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H. R. Blackley

Bio: H. R. Blackley is an academic researcher from Mount Sinai Hospital, Toronto. The author has contributed to research in topics: Bone grafting & Giant-cell tumor of bone. The author has an hindex of 1, co-authored 1 publications receiving 291 citations.

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TL;DR: The results of the present study suggest that the risk of local recurrence after curettage with a high-speed burr and reconstruction with autogenous graft with or without allograft bone is similar to that observed after use of cement and other adjuvant treatment.
Abstract: Background: The use of curettage, phenol, and cement is accepted by most experts as the best treatment for giant-cell tumor of bone. The present study was performed to evaluate whether equivalent results could be obtained with curettage with use of a high-speed burr and reconstruction of the resulting defect with autogenous bone graft with or without allograft bone. Methods: The prospectively collected records of patients who had a giant-cell tumor of a long bone were reviewed to determine the rate of local recurrence after treatment with curettage with use of a high-speed burr and reconstruction with autogenous bone graft with or without allograft bone. All of the patients were followed clinically and radiographically, and a biopsy was performed if there were any suspicious changes. Results: Fifty-nine patients met the criteria for inclusion in the study. According to the grading system of Campanacci et al., two patients (3 percent) had a grade-I tumor, twenty-nine (49 percent) had a grade-II tumor, and twenty-eight (47 percent) had a grade-III tumor. Seventeen patients (29 percent) had a pathological fracture at the time of presentation. The mean duration of follow-up was eighty months (range, twenty-eight to 132 months). Seven patients (12 percent) had a local recurrence. Six of these seven were disease-free at the latest follow-up examination after at least one additional treatment with curettage or soft-tissue resection (one patient). One patient had resection and reconstruction with a prosthesis after a massive local recurrence and pulmonary metastases. Conclusions: Despite the high rates of recurrence reported in the literature after treatment of giant-cell tumor with curettage and bone-grafting, the results of the present study suggest that the risk of local recurrence after curettage with a high-speed burr and reconstruction with autogenous graft with or without allograft bone is similar to that observed after use of cement and other adjuvant treatment. It is likely that the adequacy of the removal of the tumor rather than the use of adjuvant modalities is what determines the risk of recurrence.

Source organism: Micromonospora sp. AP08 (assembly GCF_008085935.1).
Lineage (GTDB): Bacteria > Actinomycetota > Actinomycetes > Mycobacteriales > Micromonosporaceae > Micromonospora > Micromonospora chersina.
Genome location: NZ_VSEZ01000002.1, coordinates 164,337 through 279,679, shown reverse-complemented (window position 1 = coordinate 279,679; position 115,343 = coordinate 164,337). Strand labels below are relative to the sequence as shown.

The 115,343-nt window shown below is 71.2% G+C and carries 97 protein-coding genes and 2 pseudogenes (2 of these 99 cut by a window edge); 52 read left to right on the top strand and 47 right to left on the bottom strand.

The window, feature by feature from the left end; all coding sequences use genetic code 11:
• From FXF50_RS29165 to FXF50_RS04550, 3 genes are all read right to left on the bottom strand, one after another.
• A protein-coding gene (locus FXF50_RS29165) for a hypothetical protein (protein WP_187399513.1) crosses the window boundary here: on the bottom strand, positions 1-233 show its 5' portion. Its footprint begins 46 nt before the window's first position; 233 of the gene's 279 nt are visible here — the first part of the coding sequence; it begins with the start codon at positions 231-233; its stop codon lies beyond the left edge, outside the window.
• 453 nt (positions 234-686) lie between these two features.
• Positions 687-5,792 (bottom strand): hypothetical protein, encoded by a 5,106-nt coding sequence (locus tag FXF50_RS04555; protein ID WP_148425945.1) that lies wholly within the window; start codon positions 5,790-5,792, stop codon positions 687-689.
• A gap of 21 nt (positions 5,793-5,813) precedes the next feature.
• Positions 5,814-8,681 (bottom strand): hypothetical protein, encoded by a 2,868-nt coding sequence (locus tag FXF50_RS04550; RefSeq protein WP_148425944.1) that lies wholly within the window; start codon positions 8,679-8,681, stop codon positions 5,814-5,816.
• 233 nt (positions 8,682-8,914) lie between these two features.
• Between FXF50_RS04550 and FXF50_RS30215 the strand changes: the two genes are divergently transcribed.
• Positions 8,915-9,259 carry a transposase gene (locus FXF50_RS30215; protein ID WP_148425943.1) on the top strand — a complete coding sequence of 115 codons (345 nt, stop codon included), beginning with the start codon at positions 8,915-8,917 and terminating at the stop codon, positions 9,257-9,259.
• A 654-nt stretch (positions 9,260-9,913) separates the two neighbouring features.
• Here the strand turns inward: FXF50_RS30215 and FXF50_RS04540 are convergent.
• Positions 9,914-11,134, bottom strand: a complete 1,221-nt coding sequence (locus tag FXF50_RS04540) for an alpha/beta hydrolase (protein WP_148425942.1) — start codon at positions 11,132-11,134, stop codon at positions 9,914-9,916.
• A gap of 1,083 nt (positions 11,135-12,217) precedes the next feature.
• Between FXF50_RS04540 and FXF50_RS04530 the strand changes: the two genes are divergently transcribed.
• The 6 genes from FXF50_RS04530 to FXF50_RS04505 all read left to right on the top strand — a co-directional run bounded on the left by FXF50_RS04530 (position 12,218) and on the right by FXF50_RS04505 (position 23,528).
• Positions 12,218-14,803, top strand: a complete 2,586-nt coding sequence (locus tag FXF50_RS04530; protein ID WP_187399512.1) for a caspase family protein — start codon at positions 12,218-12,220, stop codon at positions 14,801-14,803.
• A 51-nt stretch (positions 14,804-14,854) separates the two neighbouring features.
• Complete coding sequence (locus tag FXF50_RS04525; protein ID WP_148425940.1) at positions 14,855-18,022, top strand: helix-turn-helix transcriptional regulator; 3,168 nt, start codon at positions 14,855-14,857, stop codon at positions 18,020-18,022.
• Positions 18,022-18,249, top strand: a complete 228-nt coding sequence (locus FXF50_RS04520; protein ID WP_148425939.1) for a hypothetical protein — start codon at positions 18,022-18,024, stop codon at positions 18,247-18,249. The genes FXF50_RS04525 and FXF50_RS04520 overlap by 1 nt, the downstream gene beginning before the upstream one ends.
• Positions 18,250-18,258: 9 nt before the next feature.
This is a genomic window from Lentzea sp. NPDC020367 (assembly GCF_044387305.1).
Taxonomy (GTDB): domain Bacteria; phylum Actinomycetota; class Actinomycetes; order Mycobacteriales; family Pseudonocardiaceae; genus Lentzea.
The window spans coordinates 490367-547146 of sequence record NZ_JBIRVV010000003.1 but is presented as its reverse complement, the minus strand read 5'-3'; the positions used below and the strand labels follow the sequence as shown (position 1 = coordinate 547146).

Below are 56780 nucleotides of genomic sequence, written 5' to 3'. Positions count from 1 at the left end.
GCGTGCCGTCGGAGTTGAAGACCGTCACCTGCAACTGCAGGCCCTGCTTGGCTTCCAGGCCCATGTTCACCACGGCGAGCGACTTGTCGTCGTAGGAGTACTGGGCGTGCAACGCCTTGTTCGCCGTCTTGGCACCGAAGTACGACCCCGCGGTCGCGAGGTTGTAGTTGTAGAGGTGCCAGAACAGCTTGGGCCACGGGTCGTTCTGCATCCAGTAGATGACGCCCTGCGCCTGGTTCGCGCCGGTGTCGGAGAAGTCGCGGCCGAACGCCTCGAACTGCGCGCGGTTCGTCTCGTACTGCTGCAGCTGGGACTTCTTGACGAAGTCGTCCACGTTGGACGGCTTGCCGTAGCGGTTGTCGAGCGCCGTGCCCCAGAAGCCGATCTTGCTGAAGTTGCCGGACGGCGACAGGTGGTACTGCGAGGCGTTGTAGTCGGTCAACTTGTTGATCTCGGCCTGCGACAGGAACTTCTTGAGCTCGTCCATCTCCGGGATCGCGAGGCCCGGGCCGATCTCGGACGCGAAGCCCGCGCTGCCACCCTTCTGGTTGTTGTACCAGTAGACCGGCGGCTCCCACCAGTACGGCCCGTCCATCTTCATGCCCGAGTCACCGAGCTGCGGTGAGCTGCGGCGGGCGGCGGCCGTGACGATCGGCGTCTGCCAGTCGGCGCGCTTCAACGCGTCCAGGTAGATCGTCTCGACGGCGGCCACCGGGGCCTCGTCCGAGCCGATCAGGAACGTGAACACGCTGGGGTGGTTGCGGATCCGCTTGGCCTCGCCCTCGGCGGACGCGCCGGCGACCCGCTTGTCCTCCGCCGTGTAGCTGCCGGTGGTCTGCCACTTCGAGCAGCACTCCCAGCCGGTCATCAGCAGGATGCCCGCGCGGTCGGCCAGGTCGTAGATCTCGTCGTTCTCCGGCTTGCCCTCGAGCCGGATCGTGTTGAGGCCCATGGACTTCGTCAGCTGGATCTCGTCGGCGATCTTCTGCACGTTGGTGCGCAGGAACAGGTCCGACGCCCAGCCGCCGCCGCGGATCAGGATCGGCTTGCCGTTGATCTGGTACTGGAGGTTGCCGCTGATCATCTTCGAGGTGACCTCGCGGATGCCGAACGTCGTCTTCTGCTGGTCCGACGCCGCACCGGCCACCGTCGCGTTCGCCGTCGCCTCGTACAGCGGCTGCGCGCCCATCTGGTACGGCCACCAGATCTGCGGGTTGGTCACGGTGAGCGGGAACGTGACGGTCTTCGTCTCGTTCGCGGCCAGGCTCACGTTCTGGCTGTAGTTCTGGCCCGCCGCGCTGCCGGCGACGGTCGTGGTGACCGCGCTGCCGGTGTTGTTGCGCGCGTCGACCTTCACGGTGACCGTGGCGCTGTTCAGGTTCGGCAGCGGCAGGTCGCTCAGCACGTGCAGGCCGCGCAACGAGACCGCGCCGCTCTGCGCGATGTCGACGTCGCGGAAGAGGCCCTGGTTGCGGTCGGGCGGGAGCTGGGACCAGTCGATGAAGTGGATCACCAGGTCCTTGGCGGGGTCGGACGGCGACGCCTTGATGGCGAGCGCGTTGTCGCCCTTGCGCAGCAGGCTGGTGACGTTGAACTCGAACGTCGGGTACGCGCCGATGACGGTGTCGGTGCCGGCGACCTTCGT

307 citations


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01 Jan 2014
TL;DR: Lymphedema is a common complication after treatment for breast cancer and factors associated with increased risk of lymphedEMA include extent of axillary surgery, axillary radiation, infection, and patient obesity.

1,988 citations

Journal ArticleDOI
TL;DR: The radiologic features of giant cell tumor (GCT) and giant cell reparative granuloma (GCRG) of bone often strongly suggest the diagnosis and reflect their pathologic appearance, and recognition of the spectrum of radiologic appearances of GCT and GCRG is important in allowing prospective diagnosis, guiding therapy, and facilitating early detection of recurrence.
Abstract: The radiologic features of giant cell tumor (GCT) and giant cell reparative granuloma (GCRG) of bone often strongly suggest the diagnosis and reflect their pathologic appearance. At radiography, GCT often demonstrates a metaepiphyseal location with extension to subchondral bone. GCRG has a similar appearance but most commonly affects the mandible, maxilla, hands, or feet. Computed tomography and magnetic resonance (MR) imaging are helpful in staging lesions, particularly in delineating soft-tissue extension. Cystic (secondary aneurysmal bone cyst) components are reported in 14% of GCTs. However, biopsy must be directed at the solid regions, which harbor diagnostic tissue. These solid components demonstrate low to intermediate signal intensity at T2-weighted MR imaging, a feature that can be helpful in diagnosis. Multiple GCTs, although rare, do occur and may be associated with Paget disease. Malignant GCT accounts for 5%–10% of all GCTs and is usually secondary to previous irradiation of benign GCT. Treat...